The first American fiction feature to embrace the rave scene as more than colorful scenery, Groove is less a work of subcultural ethnography than a curiously dorky act of hipster sincerity, less party movie than cheesy valentine. Writer-director Greg Harrison corrals a bunch of representative types into an all-night San Francisco warehouse rave and allows the Ecstasy-plus-techno headrush to work its magic. The result doesn’t lack for affection or enthusiasm, but Harrison’s attempts to convey rave’s transformative euphoria are too often declared instead of simulated, and every other line of dialogue uttered in this movie begs to be drowned out by the music.
Harrison’s firsthand familiarity with the scene is evident in Groove‘s attention to detail, and it’s a mystery why this insider’s account should assume such a drably familiar shape. The context may be fresh, but Harrison shoehorns into it a moth-eaten American Graffiti model—one busy night of youth-ensemble crisscrossing. In a tip-off that the most responsive audience might be nonravers (club kids are in fact least likely to be transported by these proxy thrills), the nominal protagonist and convenient viewer surrogate is a rave skeptic, David (Hamish Linklater), who’s dragged by his hard-partying younger brother to—what else—the first night of the rest of his life.
A dour aspiring novelist who writes computer manuals for a living, David swallows his first tab of E and promptly runs into a soul mate, Leyla (Lola Glaudini), a seasoned raver who finds David’s initial disorientation and subsequent chemical epiphanies not only endearing but somehow revelatory in terms of her own comfortably numb hedonism. “I’m alive—I haven’t felt that way in a long time,” he gushes. “I just want to commit to something without any fear,” she confesses. Granted, they’re fucked-up, but it’s in moments like this, when Groove prioritizes intimate drama over dancefloor communion, that it runs aground. The other strands of the freewheeling yet plodding narrative are similarly thin: an oily scene-ster comes between David’s brother and his ditzy girlfriend; a kid nearly ODs on GBH; the organizers good-naturedly try to outwit the cops; and in a colossally misguided attempt at a running joke, a disco-napping gay couple oversleep and get lost on their way to the rave (cue plenty of queeny bickering).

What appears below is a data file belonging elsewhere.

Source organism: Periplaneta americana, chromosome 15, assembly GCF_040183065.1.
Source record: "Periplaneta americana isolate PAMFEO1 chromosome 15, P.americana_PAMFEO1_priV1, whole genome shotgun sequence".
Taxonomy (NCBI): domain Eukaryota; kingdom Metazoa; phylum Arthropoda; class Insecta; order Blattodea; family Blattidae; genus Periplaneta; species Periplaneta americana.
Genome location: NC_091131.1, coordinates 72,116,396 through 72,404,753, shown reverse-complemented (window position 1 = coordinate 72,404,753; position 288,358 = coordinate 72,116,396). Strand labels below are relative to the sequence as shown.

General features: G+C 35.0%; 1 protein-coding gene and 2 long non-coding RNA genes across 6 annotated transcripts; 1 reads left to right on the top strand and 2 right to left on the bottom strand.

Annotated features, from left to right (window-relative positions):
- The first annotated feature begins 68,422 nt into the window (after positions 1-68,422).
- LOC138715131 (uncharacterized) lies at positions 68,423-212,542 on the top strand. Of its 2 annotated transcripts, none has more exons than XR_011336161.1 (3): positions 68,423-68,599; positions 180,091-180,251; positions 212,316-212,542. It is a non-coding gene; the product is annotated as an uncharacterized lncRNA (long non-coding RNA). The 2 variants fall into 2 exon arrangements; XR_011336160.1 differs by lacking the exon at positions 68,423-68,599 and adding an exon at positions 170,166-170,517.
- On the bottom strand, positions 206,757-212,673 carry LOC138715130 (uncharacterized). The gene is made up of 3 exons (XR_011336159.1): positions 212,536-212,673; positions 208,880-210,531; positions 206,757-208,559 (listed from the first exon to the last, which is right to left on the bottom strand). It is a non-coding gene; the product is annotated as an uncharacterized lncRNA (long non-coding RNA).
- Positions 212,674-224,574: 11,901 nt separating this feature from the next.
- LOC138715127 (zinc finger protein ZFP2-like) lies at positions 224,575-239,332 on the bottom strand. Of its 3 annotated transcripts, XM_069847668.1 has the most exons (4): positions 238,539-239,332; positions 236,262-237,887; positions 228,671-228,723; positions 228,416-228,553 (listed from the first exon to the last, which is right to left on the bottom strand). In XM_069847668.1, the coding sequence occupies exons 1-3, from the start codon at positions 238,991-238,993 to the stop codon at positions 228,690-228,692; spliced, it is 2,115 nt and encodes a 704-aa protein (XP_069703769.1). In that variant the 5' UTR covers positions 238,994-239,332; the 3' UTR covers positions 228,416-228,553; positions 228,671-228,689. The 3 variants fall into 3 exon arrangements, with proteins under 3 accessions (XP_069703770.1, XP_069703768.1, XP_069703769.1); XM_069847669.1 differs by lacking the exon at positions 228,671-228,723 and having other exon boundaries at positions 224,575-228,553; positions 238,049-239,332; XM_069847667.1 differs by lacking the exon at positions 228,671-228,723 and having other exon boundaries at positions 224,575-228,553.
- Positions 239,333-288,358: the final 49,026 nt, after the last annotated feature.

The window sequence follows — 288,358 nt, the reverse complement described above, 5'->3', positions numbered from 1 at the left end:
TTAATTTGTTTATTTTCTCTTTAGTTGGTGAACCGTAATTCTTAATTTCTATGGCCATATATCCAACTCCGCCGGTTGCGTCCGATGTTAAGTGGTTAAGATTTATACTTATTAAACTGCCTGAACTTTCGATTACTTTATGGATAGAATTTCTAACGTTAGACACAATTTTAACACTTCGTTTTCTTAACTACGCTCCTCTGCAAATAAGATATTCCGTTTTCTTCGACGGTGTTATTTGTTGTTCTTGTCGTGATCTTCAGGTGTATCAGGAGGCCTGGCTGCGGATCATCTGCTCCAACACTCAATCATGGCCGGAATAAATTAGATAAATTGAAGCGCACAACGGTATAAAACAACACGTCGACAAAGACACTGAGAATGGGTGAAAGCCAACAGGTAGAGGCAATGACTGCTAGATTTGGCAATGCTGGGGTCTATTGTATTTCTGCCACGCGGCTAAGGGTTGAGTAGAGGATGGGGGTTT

Loosely structured around a series of DJ sets, Groove builds to a climactic appearance by mega-DJ John Digweed (playing himself). The Digweed set itself is a blast, and Harrison has fun capturing it, but having finally come close to a visceral evocation of a transcendent rave moment, Harrison buries it under a landslide of mawkishness—he has David and Leyla lock eyes across a crowded floor and, the morning after, engineers a cringe-inducing chat between Digweed and a fanboy DJ (“Can I touch you?”). Worse, the movie hammers home the point made earlier by head promoter Earl (Steve Van Wormer), already painful the first time, that he goes to the trouble of organizing illegal raves all for the sake of “the nod” (acknowledgment from a total stranger), a cornball philosophy that the film unselfconsciously inflates into its own mission statement. Groove lacks the wit of Graffiti, not to mention the quirks and textures that Richard Linklater brought to a similar form in his early films, and there seem to be fewer obvious breakout stars among its ensemble than there were in Graffiti and Dazed and Confused—if anything, the actors (Hamish Linklater, in particular) illustrate with unfortunate clarity the pitfalls of affecting a pharmaceutical high. With its loved-up, it’s-all-good pseudo-spirituality, Groove is even more woefully earnest than its disco ancestors like SNF and Thank God It’s Friday—think of it, for better or worse, as rave’s Godspell, with Digweed as Jesus.